"Our combined strengths in HVAC, electrical, process piping, controls, voice and data and other high-tech applications mean the combined company will be a major participant in the accelerating trend in upgrading America's buildings and infrastructure, and in the ongoing servicing of these essential systems. The combined company will benefit from enhanced financial and operational resources, enabling us to compete more effectively within the major U.S. markets."
Building One's Ivey said large customers are looking for providers of facilities services who can package a broad range of services. "It accelerates dramatically the national footprint that we have all been seeking so that we can truly provide a national level of service in all the major markets in this country."
Ivey and Millinor said a key reason that they wanted to merge GroupMAC and Building One was because they each had strengths that did not overlap with the other. For instance, Building One had 1998 sales in electrical-service work of $449.9 million, while GroupMAC's 1998 electrical sales totaled about $83.8 million. However, GroupMAC has much larger HVAC and janitorial services business units than Building One.
"The two companies fit well together," Ivey said. "Only two or three markets out of the 85 or 90 that we serve have any overlap at all." After the merger, the company will provide electrical services in 47 of the 100 largest cities in the U.S., and a complete package of electrical, mechanical and janitorial services in 43 of the largest cities.
The companies plan to jointly focus their energies on national-account contracts, smaller but growing businesses for GroupMAC and Building One. National contracts at 3,500 customers sites around the U.S. account for about $18-$20 million in annual sales for GroupMAC, and about 12% of Building One's total revenues. However, most of Building One's national-account contracts are in its janitorial business.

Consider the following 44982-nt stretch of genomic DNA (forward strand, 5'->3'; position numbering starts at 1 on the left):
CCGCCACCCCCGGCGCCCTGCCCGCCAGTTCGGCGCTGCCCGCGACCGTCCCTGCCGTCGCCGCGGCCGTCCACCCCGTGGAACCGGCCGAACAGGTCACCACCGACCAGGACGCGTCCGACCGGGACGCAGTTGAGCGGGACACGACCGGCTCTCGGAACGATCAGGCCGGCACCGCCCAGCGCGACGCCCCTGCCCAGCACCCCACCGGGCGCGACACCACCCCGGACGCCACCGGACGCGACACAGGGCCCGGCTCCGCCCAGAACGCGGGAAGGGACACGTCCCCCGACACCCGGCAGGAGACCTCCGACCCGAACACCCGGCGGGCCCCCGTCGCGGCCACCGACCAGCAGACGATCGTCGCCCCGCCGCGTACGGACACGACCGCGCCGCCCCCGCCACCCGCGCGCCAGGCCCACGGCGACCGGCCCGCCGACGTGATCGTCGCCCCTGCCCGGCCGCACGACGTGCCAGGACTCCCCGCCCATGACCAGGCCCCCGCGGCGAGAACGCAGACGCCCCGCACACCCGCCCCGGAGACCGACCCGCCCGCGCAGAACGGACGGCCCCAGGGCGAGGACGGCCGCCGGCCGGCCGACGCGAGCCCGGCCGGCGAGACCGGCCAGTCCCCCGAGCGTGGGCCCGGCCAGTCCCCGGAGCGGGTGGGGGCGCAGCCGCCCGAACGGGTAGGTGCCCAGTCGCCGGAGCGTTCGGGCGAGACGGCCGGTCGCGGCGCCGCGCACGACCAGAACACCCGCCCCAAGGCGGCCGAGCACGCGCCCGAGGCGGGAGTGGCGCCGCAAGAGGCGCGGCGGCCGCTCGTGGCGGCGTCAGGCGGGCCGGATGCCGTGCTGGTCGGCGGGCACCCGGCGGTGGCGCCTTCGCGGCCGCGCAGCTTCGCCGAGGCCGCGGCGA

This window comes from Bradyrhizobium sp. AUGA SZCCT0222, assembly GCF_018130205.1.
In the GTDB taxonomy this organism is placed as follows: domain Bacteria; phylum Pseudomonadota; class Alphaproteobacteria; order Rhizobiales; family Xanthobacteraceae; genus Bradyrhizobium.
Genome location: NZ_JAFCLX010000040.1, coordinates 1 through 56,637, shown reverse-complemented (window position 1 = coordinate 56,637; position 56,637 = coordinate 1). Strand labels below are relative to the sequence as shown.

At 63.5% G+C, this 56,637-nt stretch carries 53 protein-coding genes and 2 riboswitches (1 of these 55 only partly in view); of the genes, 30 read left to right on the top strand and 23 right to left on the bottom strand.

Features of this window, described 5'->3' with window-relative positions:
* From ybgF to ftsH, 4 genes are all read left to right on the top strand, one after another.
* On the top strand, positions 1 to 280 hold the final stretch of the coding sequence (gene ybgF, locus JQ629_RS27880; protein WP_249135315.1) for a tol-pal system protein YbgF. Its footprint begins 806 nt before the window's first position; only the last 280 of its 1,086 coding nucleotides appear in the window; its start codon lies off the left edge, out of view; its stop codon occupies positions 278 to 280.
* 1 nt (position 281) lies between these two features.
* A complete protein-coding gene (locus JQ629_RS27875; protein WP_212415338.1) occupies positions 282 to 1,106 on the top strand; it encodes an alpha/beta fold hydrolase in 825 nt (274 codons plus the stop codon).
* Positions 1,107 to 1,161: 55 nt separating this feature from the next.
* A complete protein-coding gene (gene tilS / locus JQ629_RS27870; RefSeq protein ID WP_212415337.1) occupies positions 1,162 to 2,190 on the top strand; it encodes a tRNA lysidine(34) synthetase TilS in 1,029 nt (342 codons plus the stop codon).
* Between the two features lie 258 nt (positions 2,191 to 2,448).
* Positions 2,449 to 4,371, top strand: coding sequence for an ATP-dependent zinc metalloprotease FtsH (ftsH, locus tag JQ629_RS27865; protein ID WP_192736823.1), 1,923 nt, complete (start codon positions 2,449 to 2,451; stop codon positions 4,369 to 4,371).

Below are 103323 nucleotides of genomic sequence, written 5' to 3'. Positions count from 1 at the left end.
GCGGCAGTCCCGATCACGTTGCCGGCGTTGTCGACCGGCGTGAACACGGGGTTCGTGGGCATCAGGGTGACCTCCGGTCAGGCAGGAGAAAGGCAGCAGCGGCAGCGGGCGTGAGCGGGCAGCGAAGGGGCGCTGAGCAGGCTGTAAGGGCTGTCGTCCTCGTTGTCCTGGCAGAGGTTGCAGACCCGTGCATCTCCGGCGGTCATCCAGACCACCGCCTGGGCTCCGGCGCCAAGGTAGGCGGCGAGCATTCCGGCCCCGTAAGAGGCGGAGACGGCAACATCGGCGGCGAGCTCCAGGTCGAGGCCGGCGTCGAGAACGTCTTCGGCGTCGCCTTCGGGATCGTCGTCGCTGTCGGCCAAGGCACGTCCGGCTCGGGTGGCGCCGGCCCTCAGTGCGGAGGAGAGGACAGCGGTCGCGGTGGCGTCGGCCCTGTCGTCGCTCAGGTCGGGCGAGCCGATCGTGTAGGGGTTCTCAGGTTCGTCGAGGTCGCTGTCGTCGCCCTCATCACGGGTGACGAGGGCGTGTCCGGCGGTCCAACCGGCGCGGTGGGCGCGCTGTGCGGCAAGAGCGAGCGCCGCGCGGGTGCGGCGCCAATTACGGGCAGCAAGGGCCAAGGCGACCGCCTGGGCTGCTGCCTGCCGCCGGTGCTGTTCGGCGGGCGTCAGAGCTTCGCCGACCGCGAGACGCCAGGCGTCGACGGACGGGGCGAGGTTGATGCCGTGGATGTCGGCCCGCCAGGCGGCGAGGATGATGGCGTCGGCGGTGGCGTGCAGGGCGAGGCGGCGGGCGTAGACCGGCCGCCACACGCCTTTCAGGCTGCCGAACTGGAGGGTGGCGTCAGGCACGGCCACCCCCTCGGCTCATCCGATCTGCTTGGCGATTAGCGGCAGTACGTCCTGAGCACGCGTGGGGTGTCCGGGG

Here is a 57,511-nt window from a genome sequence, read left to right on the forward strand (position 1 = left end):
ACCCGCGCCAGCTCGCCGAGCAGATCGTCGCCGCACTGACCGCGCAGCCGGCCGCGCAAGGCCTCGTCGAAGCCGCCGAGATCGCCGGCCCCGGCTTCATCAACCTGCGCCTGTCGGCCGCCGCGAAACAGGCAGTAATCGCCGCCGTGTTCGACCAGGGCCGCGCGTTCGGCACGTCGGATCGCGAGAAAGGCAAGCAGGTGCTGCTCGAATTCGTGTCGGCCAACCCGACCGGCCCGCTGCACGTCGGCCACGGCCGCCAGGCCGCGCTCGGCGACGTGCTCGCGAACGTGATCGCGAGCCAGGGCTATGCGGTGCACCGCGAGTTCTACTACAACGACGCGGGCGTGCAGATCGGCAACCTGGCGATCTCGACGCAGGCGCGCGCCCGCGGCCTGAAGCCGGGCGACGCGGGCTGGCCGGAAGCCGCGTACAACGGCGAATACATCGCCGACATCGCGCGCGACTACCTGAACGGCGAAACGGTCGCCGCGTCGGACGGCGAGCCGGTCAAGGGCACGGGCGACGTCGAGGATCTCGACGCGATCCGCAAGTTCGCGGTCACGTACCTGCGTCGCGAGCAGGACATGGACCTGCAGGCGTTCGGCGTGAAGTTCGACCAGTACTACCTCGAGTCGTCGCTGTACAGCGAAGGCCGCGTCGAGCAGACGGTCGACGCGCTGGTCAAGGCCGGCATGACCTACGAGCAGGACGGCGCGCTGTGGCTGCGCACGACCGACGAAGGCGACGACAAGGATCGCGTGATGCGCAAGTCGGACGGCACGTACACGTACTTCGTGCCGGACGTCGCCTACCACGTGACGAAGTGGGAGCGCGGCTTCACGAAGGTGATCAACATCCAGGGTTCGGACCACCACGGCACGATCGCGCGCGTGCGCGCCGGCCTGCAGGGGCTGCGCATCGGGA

GroupMAC's Millinor said the companies have gotten a good start in national accounts, but that it's a long-term sale. "Business-to-business selling is a relationship sale. You don't close a deal on the first sale," he said. The companies will aggressively pursue business with electric utilities because of the service opportunities created by utility deregulation, according to GroupMAC's annual report. The concept behind utility deregulation is to subject the power-generation markets to the same free-market competition that lowered the cost of the telephone and airline industries. Because utilities will lose income as rates plummet, they are looking for new markets to build revenues. Installation of energy-efficient electrical systems is a service that has caught their attention, and GroupMAC and Building One plan to provide this service for utilities as outside contractors. GroupMAC got into this market in 1998 when PG&E Energy Services, the unregulated subsidiary of PG&E Corp. tapped GroupMAC as its preferred national provider of commercial heating, ventilating and cooling services.